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Myanmar Releases Political Prisoners

Originally appeared in United Press International

July 3, 2012

Myanmar released at least 20 political prisoners as part of a general amnesty program government officials said is meant to foster national unity.

The official New Light of Myanmar said President Thein Sein ordered 46 prisoners to be released and 34 foreign prisoners to be deported Tuesday, Voice of America reported.

Myanmar, formerly known as Burma, has freed hundreds of political prisoners since a civilian government was elected last year after decades of harsh military rule.

Rights groups, however, expressed lingering concern about the hundreds of prisoners of conscience still in detention. Khin Ohmar, coordinator of Burma Partnership, told VOA she was worried that many less well-known activists could slip through the cracks.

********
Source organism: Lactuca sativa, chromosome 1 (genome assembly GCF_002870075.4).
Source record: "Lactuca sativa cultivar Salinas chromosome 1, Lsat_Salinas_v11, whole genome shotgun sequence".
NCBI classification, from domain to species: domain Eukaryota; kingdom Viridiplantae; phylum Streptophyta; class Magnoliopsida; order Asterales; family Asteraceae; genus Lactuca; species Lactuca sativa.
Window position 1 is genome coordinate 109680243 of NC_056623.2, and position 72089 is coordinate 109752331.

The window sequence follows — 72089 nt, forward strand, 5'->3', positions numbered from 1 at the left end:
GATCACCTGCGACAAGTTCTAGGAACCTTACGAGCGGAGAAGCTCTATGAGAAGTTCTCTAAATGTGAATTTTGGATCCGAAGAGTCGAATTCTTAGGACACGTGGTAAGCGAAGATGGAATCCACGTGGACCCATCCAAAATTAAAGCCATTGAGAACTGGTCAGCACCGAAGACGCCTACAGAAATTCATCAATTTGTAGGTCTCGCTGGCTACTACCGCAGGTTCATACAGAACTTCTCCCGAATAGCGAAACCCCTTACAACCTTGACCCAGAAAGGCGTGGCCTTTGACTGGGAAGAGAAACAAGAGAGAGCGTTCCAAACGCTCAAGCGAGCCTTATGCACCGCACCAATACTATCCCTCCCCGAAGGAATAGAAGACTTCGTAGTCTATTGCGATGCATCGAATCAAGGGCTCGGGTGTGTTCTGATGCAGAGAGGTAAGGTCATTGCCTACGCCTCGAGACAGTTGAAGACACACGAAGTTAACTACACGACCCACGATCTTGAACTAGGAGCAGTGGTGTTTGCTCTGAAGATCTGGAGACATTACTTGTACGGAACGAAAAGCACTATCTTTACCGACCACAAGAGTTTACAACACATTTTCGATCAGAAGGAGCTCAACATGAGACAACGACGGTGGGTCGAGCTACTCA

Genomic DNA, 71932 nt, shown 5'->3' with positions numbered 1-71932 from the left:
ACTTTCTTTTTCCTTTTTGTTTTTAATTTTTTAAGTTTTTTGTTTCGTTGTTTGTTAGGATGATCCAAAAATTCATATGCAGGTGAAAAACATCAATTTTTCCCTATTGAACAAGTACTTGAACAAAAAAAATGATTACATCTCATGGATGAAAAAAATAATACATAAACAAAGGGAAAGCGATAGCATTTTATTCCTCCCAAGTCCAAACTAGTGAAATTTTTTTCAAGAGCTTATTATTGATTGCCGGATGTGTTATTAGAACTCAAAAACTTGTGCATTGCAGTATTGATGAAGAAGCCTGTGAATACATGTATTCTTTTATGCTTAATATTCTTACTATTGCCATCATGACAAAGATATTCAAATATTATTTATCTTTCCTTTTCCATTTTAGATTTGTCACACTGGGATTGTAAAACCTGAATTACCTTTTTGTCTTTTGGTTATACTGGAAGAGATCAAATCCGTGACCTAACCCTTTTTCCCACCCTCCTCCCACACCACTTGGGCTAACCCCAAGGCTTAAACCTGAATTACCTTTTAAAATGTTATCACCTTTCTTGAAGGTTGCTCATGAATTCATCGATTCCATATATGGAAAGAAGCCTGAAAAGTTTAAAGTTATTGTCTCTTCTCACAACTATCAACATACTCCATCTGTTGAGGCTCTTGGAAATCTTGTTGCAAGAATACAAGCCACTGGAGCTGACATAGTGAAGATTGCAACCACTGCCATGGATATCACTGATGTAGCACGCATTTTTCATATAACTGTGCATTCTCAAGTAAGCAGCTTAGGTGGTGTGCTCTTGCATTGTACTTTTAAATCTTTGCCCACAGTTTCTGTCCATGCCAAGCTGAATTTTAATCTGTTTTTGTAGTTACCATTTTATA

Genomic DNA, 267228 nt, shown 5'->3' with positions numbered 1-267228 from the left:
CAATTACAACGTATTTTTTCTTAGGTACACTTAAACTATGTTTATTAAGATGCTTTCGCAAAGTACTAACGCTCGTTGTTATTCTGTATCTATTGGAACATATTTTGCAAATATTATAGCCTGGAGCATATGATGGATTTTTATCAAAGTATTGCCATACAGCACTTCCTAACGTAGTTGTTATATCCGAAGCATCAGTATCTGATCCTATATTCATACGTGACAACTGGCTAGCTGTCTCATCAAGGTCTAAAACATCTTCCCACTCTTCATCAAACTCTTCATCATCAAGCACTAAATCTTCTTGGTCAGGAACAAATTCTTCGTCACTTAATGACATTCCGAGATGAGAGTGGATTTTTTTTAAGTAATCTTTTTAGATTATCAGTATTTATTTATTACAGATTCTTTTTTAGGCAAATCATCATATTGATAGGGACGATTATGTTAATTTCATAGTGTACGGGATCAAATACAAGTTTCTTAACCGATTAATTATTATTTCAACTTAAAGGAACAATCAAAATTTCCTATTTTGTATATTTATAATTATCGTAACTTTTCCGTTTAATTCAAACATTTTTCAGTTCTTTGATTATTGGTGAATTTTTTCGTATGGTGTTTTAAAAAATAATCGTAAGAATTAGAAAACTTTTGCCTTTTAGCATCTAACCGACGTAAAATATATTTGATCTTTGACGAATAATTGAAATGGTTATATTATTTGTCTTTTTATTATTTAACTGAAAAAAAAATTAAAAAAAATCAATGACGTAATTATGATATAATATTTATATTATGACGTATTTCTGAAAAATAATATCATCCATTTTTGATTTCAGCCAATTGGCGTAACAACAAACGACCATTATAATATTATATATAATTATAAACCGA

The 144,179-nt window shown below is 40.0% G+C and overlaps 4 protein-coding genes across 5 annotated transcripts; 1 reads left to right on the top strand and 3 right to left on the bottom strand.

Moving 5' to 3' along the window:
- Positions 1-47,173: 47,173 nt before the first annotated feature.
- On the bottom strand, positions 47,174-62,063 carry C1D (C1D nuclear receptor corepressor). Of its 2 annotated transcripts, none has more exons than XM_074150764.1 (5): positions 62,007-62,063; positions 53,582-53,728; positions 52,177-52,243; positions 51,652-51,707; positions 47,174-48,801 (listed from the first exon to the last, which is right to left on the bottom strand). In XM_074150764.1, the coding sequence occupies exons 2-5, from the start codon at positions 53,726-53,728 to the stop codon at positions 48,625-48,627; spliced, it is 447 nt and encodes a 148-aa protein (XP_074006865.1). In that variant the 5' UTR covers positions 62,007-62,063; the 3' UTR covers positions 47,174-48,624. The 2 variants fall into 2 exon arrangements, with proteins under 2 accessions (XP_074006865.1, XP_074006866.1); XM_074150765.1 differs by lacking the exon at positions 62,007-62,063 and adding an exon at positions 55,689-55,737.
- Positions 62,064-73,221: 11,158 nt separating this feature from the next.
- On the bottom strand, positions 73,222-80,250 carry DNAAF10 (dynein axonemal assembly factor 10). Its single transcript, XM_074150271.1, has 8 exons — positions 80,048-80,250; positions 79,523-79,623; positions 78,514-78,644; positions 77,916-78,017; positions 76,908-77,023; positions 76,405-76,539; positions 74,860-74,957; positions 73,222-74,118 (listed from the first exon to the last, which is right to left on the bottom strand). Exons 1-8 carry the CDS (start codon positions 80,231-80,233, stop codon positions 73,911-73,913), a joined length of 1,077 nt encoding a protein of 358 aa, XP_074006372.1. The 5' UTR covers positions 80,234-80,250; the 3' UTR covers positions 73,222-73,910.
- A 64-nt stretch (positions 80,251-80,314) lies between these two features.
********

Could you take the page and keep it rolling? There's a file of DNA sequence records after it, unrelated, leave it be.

“Those more than 400 political prisoners still behind bars, because they are not prominent, that’s why they need more attention from the international community, including the United States and the rest of the world and international governments,” Khin Ohmar said. “They must all work together and keep calling on this regime and pressuring them to release these remaining political prisoners, without further delay, unconditionally.”

Many Western governments have been easing sanctions against Myanmar, responding to the country’s political and economic reforms. The unconditional release of all remaining political prisoners is a key condition for many countries to fully restore diplomatic ties with Myanmar.

Government officials said the remaining dissidents haven’t released because authorities are trying to determine which detainees were guilty of committing violent crimes and which were political activists.

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